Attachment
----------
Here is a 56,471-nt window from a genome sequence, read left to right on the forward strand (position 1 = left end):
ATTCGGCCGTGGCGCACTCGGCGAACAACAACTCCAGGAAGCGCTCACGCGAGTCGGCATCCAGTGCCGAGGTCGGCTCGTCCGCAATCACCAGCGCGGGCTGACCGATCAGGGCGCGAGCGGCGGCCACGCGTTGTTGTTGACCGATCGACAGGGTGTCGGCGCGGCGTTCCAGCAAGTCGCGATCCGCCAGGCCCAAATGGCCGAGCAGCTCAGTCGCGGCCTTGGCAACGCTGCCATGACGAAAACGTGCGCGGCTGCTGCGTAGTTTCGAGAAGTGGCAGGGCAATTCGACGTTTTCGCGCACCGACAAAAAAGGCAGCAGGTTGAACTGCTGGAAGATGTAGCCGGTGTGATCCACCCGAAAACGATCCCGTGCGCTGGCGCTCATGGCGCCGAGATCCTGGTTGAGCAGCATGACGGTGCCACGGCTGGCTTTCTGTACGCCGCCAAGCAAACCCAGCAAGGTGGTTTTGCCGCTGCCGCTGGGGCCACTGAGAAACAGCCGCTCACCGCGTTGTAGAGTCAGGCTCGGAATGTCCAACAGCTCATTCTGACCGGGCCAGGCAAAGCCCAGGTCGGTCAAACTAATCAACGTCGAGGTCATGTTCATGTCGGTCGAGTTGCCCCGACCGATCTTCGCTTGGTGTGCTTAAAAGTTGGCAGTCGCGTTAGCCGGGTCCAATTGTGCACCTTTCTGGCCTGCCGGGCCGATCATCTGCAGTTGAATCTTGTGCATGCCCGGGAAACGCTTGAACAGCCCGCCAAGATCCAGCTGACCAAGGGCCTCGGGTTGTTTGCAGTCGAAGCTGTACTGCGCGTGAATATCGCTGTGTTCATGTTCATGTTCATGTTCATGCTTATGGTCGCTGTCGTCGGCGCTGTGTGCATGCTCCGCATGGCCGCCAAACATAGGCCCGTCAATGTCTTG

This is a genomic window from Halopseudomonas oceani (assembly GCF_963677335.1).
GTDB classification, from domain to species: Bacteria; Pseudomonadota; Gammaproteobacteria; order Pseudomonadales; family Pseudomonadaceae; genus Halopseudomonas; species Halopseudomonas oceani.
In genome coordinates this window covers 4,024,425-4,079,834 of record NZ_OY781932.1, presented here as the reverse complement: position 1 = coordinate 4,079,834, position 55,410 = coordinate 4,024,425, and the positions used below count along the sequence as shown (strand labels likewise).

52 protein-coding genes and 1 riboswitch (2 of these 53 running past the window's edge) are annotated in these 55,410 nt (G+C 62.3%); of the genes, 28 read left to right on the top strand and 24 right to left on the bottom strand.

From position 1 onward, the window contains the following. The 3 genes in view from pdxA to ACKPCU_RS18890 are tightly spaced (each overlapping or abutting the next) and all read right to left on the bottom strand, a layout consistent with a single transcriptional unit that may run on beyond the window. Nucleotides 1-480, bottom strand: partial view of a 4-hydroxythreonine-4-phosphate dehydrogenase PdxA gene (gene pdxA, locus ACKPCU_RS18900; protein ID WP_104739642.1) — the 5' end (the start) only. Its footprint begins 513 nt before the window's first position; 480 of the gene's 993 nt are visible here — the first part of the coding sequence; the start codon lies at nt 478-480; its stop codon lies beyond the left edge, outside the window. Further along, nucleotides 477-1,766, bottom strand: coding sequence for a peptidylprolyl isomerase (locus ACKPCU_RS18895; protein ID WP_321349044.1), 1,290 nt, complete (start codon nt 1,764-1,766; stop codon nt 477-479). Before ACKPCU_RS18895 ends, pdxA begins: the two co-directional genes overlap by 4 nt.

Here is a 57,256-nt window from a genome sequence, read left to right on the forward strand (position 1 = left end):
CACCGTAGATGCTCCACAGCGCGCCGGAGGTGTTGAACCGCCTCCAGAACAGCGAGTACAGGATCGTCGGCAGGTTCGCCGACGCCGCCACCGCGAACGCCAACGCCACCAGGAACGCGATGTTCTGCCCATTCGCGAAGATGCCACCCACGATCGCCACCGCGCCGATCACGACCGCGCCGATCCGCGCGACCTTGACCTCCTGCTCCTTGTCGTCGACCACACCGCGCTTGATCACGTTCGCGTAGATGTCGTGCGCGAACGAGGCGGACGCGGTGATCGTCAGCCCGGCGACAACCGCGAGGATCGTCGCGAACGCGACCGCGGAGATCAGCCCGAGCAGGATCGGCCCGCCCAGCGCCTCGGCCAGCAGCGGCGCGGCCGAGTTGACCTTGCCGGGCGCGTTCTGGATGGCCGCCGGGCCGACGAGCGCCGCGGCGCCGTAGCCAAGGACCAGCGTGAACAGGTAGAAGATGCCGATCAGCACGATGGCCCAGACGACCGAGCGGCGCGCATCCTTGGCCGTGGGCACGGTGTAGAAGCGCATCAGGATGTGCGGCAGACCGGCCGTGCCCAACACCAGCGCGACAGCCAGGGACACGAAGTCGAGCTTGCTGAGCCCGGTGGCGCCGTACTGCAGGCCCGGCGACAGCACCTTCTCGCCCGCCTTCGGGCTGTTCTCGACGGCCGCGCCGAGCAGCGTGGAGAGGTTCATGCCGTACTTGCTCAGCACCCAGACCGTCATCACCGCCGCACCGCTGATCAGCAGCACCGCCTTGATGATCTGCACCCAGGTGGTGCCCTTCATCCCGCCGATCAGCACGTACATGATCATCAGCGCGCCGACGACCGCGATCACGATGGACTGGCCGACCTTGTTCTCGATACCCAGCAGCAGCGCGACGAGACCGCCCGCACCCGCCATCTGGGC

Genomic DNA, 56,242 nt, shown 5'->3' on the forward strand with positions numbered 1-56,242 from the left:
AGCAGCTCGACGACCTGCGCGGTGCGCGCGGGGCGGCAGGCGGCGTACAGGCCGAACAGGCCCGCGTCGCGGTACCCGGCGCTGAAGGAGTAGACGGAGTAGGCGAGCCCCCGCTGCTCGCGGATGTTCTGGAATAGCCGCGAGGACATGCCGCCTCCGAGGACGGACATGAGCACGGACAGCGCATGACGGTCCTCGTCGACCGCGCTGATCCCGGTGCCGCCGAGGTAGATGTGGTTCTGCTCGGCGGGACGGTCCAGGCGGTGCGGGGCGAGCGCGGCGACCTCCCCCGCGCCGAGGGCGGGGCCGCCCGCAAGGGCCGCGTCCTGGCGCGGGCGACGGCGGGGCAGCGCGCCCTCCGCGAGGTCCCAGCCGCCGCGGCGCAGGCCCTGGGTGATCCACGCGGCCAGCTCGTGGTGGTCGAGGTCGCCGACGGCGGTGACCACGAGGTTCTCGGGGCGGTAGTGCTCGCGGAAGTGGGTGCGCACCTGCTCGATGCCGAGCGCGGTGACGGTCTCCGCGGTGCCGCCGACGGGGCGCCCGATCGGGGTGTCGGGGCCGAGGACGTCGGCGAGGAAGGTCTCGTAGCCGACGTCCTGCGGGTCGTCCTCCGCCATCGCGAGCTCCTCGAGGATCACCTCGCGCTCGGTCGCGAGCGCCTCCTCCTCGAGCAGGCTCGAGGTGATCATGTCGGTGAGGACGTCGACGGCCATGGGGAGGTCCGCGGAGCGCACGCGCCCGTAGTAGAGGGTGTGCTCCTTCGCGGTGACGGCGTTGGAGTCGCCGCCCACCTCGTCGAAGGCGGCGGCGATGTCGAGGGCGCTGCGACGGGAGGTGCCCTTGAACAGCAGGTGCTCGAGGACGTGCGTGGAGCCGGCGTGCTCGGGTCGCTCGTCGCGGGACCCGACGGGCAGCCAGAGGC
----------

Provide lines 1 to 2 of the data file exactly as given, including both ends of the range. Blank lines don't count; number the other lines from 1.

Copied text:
Here is a 56,471-nt window from a genome sequence, read left to right on the forward strand (position 1 = left end):
ATTCGGCCGTGGCGCACTCGGCGAACAACAACTCCAGGAAGCGCTCACGCGAGTCGGCATCCAGTGCCGAGGTCGGCTCGTCCGCAATCACCAGCGCGGGCTGACCGATCAGGGCGCGAGCGGCGGCCACGCGTTGTTGTTGACCGATCGACAGGGTGTCGGCGCGGCGTTCCAGCAAGTCGCGATCCGCCAGGCCCAAATGGCCGAGCAGCTCAGTCGCGGCCTTGGCAACGCTGCCATGACGAAAACGTGCGCGGCTGCTGCGTAGTTTCGAGAAGTGGCAGGGCAATTCGACGTTTTCGCGCACCGACAAAAAAGGCAGCAGGTTGAACTGCTGGAAGATGTAGCCGGTGTGATCCACCCGAAAACGATCCCGTGCGCTGGCGCTCATGGCGCCGAGATCCTGGTTGAGCAGCATGACGGTGCCACGGCTGGCTTTCTGTACGCCGCCAAGCAAACCCAGCAAGGTGGTTTTGCCGCTGCCGCTGGGGCCACTGAGAAACAGCCGCTCACCGCGTTGTAGAGTCAGGCTCGGAATGTCCAACAGCTCATTCTGACCGGGCCAGGCAAAGCCCAGGTCGGTCAAACTAATCAACGTCGAGGTCATGTTCATGTCGGTCGAGTTGCCCCGACCGATCTTCGCTTGGTGTGCTTAAAAGTTGGCAGTCGCGTTAGCCGGGTCCAATTGTGCACCTTTCTGGCCTGCCGGGCCGATCATCTGCAGTTGAATCTTGTGCATGCCCGGGAAACGCTTGAACAGCCCGCCAAGATCCAGCTGACCAAGGGCCTCGGGTTGTTTGCAGTCGAAGCTGTACTGCGCGTGAATATCGCTGTGTTCATGTTCATGTTCATGTTCATGCTTATGGTCGCTGTCGTCGGCGCTGTGTGCATGCTCCGCATGGCCGCCAAACATAGGCCCGTCAATGTCTTG